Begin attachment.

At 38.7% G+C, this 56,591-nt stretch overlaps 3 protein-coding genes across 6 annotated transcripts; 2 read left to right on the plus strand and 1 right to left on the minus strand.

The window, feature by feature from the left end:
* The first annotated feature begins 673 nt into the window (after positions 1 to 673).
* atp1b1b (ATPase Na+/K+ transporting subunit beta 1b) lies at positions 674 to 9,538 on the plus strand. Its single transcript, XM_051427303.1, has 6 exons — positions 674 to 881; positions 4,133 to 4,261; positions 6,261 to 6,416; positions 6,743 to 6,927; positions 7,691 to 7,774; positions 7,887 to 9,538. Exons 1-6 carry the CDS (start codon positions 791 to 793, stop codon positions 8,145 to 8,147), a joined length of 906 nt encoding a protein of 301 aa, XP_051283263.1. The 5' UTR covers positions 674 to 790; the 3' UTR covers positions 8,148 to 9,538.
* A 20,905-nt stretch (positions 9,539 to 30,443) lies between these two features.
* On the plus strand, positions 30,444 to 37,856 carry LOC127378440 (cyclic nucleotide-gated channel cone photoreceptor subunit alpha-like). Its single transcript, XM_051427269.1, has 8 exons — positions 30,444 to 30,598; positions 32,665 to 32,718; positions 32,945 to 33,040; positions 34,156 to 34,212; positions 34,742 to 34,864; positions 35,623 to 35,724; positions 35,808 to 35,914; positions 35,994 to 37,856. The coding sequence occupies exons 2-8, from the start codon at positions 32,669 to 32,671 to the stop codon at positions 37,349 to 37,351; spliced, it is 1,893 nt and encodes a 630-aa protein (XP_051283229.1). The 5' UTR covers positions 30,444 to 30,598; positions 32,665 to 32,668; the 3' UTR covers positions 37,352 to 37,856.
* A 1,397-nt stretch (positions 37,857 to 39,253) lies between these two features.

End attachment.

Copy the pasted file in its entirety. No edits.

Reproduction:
At 38.7% G+C, this 56,591-nt stretch overlaps 3 protein-coding genes across 6 annotated transcripts; 2 read left to right on the plus strand and 1 right to left on the minus strand.

The window, feature by feature from the left end:
* The first annotated feature begins 673 nt into the window (after positions 1 to 673).
* atp1b1b (ATPase Na+/K+ transporting subunit beta 1b) lies at positions 674 to 9,538 on the plus strand. Its single transcript, XM_051427303.1, has 6 exons — positions 674 to 881; positions 4,133 to 4,261; positions 6,261 to 6,416; positions 6,743 to 6,927; positions 7,691 to 7,774; positions 7,887 to 9,538. Exons 1-6 carry the CDS (start codon positions 791 to 793, stop codon positions 8,145 to 8,147), a joined length of 906 nt encoding a protein of 301 aa, XP_051283263.1. The 5' UTR covers positions 674 to 790; the 3' UTR covers positions 8,148 to 9,538.
* A 20,905-nt stretch (positions 9,539 to 30,443) lies between these two features.
* On the plus strand, positions 30,444 to 37,856 carry LOC127378440 (cyclic nucleotide-gated channel cone photoreceptor subunit alpha-like). Its single transcript, XM_051427269.1, has 8 exons — positions 30,444 to 30,598; positions 32,665 to 32,718; positions 32,945 to 33,040; positions 34,156 to 34,212; positions 34,742 to 34,864; positions 35,623 to 35,724; positions 35,808 to 35,914; positions 35,994 to 37,856. The coding sequence occupies exons 2-8, from the start codon at positions 32,669 to 32,671 to the stop codon at positions 37,349 to 37,351; spliced, it is 1,893 nt and encodes a 630-aa protein (XP_051283229.1). The 5' UTR covers positions 30,444 to 30,598; positions 32,665 to 32,668; the 3' UTR covers positions 37,352 to 37,856.
* A 1,397-nt stretch (positions 37,857 to 39,253) lies between these two features.